Food For The Hungry's Barry Gardner Shares Why He Supports Christianity Today
Unlike when the paper would be dropped on the doorstep and then sifted between sports, comics, and current events, a Christianity Today magazine is not so easily split, which is unfortunate for Barry Gardner and his wife, Susan.
Barry, the chief financial officer at Food for the Hungry, enjoys the current events, politics, and local church coverage in Christianity Today. In the April 2017 issue of CT, a reader like Barry would turn straight to Ted Olsen's editorial on the death of moral relativism in our church and culture. After reading that, he'd have a headline catch his eye: "How a Hotshot New Yorker Found Jesus in Paraguay." Then perhaps he would go back through more meticulously and read the articles he missed in between. Barry said he's "always looked to Christianity Today to be an informed and timely reflection of evangelical thought," and the best way for CT to continue to meet his needs would be to "maintain the practical, the evangelical, the witness, and culture portions—don't let them be overrun by the theological."
Trying to consider so many readers does present a unique challenge, but Barry was gracious in his assessment: "CT issues meet the needs of a split family. The magazine has become a little more theological recently. It seems to be catering to a more pastoral audience, and that might be where the demographic is. That works out nicely for my family because my wife likes to read those articles, but I'm more into what's going on in churches and politics."
Enter Susan Gardner. While her husband may have been drawn to the op-ed and witness articles in the latest issue, I like to imagine Susan immediately opens to the cover story, a revisiting of "The Most Astonishing Easter Miracle," and then she quickly followed that with Craig Keener's insightful article on John 10:10, dissecting the verse about the thief who comes to steal, kill, and destroy.
Christianity Today, where theology articles are housed beside book reviews, and politics are nestled next to conversion stories.
But this wasn't Barry's favorite aspect of the magazine. According to Barry, CT's most admirable quality is its ability to "present the two-sides-to-an-issue approach. That builds that credibility for me. Even if I'm not interested or informed on the archaea of a theological issue, I have the feeling both sides are respectful of each other, and the reader can make up his or her mind based on the presentation of informed people. That's a big plus, and I can't find that anywhere else."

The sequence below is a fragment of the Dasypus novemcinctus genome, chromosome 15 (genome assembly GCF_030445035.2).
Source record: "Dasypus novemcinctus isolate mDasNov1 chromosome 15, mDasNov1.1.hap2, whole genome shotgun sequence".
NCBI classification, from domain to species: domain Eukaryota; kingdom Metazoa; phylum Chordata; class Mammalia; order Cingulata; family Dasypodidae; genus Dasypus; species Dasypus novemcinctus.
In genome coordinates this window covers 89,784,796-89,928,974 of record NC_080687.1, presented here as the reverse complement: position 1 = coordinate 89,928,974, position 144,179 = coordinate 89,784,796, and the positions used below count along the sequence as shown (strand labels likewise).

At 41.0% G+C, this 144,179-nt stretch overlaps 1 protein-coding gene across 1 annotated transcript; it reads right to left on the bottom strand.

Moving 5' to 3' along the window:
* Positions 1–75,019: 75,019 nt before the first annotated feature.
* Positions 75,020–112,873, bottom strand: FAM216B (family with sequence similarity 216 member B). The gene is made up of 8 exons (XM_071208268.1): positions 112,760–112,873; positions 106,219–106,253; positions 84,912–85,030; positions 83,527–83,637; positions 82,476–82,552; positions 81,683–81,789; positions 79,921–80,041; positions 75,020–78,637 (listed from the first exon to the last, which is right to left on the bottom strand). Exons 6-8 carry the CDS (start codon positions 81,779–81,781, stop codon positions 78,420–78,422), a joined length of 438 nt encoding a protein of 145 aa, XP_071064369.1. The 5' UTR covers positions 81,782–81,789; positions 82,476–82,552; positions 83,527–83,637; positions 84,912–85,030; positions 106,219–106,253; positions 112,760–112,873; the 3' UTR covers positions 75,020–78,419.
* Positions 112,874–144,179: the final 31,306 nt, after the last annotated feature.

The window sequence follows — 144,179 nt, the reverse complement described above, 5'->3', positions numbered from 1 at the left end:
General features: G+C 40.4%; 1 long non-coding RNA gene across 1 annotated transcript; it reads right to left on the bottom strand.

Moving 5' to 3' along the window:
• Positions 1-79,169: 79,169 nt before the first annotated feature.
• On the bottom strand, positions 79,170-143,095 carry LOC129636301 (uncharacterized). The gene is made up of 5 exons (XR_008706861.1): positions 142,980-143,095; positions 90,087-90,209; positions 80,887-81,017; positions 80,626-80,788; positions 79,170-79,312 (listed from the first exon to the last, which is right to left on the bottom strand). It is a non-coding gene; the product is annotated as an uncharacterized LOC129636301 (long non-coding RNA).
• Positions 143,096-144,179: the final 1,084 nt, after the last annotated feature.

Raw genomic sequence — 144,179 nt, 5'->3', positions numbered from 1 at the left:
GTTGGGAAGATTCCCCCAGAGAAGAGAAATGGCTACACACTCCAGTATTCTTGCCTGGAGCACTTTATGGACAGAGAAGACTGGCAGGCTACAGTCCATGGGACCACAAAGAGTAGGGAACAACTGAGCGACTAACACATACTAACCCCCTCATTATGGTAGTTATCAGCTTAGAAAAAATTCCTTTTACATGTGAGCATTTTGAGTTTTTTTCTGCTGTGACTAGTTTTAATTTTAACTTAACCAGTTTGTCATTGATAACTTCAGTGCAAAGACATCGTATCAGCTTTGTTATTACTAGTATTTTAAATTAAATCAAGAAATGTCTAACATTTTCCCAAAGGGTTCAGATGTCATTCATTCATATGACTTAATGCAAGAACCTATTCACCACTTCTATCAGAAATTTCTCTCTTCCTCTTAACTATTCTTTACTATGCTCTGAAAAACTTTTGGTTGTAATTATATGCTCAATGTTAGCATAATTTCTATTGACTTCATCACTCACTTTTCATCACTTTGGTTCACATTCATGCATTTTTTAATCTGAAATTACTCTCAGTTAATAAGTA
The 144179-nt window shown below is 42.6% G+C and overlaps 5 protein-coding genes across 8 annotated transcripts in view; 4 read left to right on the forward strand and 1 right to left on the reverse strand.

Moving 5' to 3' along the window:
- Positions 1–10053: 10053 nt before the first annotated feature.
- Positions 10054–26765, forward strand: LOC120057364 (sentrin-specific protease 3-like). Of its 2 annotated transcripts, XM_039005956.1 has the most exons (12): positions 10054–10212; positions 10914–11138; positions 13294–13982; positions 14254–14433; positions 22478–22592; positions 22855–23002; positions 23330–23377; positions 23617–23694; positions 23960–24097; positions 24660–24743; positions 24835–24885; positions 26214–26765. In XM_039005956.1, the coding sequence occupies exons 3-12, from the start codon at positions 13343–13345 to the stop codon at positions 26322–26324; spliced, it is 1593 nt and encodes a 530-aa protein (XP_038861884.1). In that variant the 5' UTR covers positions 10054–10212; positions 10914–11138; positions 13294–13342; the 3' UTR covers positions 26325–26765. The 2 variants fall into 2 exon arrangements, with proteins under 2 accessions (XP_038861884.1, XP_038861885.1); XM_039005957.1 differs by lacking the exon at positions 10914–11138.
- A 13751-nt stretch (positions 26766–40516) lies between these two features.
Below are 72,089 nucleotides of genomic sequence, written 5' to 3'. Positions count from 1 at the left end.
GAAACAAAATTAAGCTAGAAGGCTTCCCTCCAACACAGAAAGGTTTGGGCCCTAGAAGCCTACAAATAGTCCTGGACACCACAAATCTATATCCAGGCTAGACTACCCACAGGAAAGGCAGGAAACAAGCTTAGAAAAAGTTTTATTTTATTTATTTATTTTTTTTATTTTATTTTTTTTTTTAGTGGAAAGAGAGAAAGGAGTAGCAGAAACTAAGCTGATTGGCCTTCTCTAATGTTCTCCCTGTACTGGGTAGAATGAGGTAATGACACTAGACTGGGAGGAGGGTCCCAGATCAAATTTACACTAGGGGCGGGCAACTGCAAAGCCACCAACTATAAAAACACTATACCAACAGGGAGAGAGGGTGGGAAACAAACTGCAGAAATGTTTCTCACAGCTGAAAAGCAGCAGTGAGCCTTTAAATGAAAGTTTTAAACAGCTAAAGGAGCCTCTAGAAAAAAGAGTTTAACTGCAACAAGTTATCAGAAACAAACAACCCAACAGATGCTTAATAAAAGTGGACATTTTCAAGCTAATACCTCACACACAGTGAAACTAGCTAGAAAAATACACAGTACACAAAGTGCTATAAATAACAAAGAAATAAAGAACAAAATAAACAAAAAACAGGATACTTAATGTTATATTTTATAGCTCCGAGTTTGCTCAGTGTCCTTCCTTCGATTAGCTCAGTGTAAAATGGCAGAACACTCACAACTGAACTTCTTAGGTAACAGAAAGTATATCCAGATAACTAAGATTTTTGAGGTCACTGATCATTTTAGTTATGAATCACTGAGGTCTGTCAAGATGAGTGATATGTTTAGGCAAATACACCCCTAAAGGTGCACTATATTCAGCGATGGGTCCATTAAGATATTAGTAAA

Christianity Today has a long history of presenting differing views, like in the Under Discussion section. Recently, four experts weighed in offering their opinions on whether America's refugee policy should put Christians first. And "Does the United States Belong on Persecution Lists?" included six experts' opinions, hitting the spectrum from a firm no to a very affirming yes. These platforms for debate and discussion are vital to the health of the church, and Christianity Today is excited to play a role in providing them.
What I was most curious about was why Barry switched from being a magazine subscriber to a financial partner with the ministry. That's not a shift one makes unconsciously, but it is one a growing number of CT subscribers are making. So why Barry? And why now? His answer did not disappoint me.
I'm well aware the publishing business in general is a mess. As people have become accustomed to getting information for free from the internet, they gravitate there first for their source of news. And it's affected all forms of media. As a result, it's harder and harder to find a source of information about what goes on in the evangelical church. It's easy to find partisan discussion on the internet, but it's hard to find healthy debate on the internet. And that's what I appreciate about CT.
We were also Books and Culture subscribers, so when that closed, it was clear that CT continues to experience that same media pressure everyone is experiencing. People have to get past the idea that opinions are free so magazines and articles should be free too.
Ultimately, what Andy Crouch's piece on the presidential election did for me was it pulled together my Christian principles and asked, "Well, how does that affect the lever that I pull when I talk about politics?" That challenged me, and I wanted to make sure that voice remained viable. So that's why I went beyond just buying a magazine and decided to support a ministry.
As Barry and I were winding down our talk, he chimed in suddenly with a thought, one that made me thankful for the brick and mortar walls around me: "You know, I lived in Wheaton, Illinois, for a while, and for that period of time, I was always cognizant and appreciative of that building on Gundersen Drive and the publications that came from it."
For Barry, when a magazine reaches into your life and becomes more than coffee table decor, when it forces you to reevaluate your priorities, your values, your levers, that's when a subscription doesn't seem quite enough.
Joy Beth Smith is an editor at Christianity Today.